All writers that I know of have a pile, physical or digital, of abandoned, unedited manuscripts loitering around, taunting them with reminders of their failures. I’ve said this before and, you guessed it, I’ll say it again, writing might not be up there with hacking at the coal face deep underground day after day, but it’s still hard work.
And fraught with failure.
I’ve been looking through some of those abandoned manuscripts recently. Novels that I had such high hopes for initially but then left them, betrayed them for another. And it does feel a little like a betrayal. It’s not that the abandoned work failed to live up to expectations, more that I failed to give it the care and attention it needed. And so I moved on to other
Anyway, I thought it might be interesting to post excerpts from some of these abandoned works. Who knows, it might even spur me to pick them up again and finish them.
This week’s is a Victorian werewolf novel. Vampires get all the attention, but werewolves are like the dotty old aunt who gets trotted out in public once in a while but is mostly hidden away in a back room for fear of embarrassing everyone. So I thought, why not try my hand at writing one?
This is the first chapter, unedited, in all it’s rough, first draft glory.
Many remarkable, wonderful, frightening and strange events happen daily in the city of London. Some of them go unnoticed, occurring behind closed doors or even out in the open to be witnessed by all, but missed by the city’s inhabitants as they rush to their next appointment, or important piece of business in the West End. Perhaps they come to light later that day, or the following morning, and the police may become involved, or a story may be conjured for the daily newspapers, competing hotly for the attention of their public. Occasionally the event may begin its life behind closed doors, but explode out into public view, drawing a crowd and an officer of the law. Sometimes it may flower into life, only to die a quick, silent death before attaining any lasting importance or notoriety.
One such remarkable event happened upon the edge of the Thames on a chilly winter’s day towards the end of February and was witnessed by many people. This event then led on to many more remarkable happenings, some of them wonderful, many of them frightening and certainly almost all of them rather strange. But none of the people who gathered around, the chill of the winter’s air forgotten in their amazement at what they saw, would witness the following events. Only one man who saw the young lady he would later name Eve came to be at centre of the strange, horrifying happenings detailed in this narrative.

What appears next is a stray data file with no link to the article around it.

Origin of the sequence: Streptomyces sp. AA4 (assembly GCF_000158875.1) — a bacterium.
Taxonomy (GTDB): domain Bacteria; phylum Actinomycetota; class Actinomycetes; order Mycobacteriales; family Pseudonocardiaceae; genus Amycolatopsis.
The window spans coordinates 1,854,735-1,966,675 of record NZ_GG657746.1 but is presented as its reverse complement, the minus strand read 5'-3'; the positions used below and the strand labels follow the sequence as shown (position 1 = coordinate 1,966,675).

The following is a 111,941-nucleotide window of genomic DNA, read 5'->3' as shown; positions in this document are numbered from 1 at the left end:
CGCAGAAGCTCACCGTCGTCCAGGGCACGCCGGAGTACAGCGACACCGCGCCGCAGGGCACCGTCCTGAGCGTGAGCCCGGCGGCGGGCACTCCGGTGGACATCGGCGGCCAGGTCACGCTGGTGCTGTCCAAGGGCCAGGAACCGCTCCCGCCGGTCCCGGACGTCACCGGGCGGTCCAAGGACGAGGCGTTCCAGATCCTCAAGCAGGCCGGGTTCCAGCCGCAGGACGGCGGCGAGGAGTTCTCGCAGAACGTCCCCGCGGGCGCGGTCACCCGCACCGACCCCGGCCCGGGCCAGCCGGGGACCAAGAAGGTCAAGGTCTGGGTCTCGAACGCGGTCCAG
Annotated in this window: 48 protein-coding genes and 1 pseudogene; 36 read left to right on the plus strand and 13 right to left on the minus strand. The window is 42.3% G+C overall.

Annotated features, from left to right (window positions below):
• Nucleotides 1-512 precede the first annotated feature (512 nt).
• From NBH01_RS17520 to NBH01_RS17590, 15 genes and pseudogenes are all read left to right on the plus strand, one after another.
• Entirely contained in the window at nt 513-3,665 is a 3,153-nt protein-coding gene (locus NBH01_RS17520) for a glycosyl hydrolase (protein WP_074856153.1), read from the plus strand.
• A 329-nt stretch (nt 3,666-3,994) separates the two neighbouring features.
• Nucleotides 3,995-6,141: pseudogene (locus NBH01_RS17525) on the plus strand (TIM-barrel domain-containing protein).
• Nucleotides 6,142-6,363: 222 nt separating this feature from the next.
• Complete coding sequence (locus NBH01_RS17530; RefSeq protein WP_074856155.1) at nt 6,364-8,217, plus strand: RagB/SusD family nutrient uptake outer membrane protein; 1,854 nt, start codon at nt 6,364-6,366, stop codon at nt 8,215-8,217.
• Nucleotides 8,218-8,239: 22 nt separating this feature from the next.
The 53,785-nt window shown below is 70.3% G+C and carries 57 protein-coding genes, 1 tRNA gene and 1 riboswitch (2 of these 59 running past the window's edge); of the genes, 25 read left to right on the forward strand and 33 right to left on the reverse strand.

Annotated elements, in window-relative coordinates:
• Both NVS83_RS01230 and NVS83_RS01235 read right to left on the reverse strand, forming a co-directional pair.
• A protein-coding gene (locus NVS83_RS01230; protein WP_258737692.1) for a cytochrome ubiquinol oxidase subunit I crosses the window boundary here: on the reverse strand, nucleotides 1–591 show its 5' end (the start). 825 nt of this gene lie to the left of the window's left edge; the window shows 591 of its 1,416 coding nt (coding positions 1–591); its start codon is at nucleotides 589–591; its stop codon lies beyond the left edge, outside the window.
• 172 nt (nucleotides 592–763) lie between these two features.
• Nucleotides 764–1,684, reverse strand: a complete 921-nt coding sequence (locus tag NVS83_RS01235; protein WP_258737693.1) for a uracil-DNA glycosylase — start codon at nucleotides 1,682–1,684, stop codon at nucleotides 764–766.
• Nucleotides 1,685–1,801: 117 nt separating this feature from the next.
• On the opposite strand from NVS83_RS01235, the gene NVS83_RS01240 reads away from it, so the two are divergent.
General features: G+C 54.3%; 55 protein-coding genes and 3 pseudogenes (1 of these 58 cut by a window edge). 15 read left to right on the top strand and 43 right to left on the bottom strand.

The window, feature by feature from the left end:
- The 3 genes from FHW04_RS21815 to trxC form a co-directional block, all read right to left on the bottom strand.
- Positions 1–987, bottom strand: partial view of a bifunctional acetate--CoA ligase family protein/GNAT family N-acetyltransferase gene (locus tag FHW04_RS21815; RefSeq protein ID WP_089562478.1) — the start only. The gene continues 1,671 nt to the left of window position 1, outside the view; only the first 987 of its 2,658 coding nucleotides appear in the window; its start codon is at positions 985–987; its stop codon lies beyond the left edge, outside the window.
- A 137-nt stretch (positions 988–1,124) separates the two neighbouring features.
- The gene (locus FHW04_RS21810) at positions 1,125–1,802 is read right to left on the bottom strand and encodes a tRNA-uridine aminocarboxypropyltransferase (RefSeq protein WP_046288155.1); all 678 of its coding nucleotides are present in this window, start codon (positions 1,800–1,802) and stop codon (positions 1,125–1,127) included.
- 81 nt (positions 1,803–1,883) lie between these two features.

By the time Henry Palmer inadvertently arrived upon the scene a considerable crowd had already congregated, and it was the sight of so many people gathered together that caused the cab driver to rein in his horse and draw to a halt. Henry had been reading the Pall Mall Gazette, its article on child abduction for the sex trade. The newspaper’s editor, W T Stead, had been campaigning for a change in the law, but in using shock tactics to draw attention to his crusade it very much appeared as though he would end up in jail very soon. Upon realising that his carriage had slowed to a halt Henry looked up, and shouted to his driver.
“What’s the hold up?”
“Don’t rightly know, sir,” came the reply, and then only a moment later Henry heard the driver whistle and say, “Blimey, guv’nor, you ought to take a look out your window.”
Henry shuffled across his seat, laying his newspaper down, and peered at the crowd. They seemed to be in a great state of excitement, gathered around a central point of fascination. But Henry could see nothing other than their backs as they shuffled and backpedalled, moving as one along the Thames mud bank. His interest piqued Henry opened his door and stepped down onto the roadside. He walked close to the edge of the pavement, a small wall separating him from the mud that led down to the murky Thames. The crowd was silent, but for the rustle of clothing and squelch of mud as they walked slowly towards him. Men, ladies and children all congregated together, intent on the object of their curiosity.
Henry was on the point of turning and climbing back into his cab when the crowd parted slightly, and he had his first glimpse of the young, naked woman in their midst. Her pale skin was accentuated by her long, dark hair and the mud splattered across her slim torso and arms and legs. Although he only had a momentary glimpse before the crowd closed around her once again Henry’s breath caught in his chest and his stomach tightened. Despite the mud and her pale skin turning blue with cold it was obvious to him that she was beautiful and, looking back on that first day, he knew he was attracted to her like no other.
Henry reached back into the cab and picked up his walking stick. He had no need of it, other than as a style accessory. Shaped from Canadian oak, with a Latin inscription carved into it and a gold head, he had not been able to resist the sales man’s patter or its deliciously solid feel in its West End home. On first walking out with it he had felt quite self conscious and regretted his extravagance, hut the cane soon grew to be a part of him, and like an amputee he felt its insistent absence on those days he inadvertently left the house without it. As he picked it up now and stepped over the low wall into the wet mud, his Saville Row shoes surely about to be irrevocably ruined, he had no conscious thought of having collected it. And its potential for violence was even further from his mind.